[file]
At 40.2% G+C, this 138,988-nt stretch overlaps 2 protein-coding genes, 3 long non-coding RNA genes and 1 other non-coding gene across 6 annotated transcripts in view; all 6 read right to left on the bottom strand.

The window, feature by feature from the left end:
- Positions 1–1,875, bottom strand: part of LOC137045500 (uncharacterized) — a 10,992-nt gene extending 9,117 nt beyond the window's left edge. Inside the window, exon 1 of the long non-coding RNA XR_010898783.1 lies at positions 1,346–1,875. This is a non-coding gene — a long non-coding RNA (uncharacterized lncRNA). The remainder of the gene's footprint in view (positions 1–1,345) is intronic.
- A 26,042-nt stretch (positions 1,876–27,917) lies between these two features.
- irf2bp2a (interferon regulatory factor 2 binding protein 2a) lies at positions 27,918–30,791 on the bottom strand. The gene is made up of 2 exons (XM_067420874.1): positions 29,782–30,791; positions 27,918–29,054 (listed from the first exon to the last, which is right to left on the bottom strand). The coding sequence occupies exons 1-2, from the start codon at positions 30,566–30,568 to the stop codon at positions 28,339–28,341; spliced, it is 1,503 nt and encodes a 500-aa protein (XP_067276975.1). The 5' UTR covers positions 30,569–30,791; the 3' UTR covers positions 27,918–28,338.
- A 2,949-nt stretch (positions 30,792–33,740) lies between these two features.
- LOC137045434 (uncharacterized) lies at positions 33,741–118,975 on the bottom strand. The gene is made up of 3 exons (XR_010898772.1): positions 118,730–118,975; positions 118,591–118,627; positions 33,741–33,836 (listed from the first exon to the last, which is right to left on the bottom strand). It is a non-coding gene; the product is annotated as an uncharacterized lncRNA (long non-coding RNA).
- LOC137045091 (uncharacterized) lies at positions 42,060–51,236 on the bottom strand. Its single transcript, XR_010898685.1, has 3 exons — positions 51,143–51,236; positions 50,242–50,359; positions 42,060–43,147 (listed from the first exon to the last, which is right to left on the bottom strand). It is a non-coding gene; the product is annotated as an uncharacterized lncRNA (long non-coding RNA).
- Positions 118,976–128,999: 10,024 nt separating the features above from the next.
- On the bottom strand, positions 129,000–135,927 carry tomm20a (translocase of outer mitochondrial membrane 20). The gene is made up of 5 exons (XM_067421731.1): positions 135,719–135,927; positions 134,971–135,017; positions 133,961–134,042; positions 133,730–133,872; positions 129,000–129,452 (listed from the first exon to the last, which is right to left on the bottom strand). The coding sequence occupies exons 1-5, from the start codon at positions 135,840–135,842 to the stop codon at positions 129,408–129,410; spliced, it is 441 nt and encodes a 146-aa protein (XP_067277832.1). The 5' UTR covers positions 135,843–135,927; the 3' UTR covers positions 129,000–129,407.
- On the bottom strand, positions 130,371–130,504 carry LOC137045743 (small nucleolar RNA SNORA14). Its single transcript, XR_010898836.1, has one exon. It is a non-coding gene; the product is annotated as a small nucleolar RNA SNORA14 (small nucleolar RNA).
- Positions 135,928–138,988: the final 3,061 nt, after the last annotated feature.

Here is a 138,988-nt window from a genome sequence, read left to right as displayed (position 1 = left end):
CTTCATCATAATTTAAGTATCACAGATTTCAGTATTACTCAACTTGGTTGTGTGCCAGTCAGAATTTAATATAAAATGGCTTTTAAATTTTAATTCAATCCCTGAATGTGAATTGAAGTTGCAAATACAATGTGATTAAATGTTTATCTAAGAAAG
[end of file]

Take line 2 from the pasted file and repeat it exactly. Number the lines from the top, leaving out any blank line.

The window, feature by feature from the left end: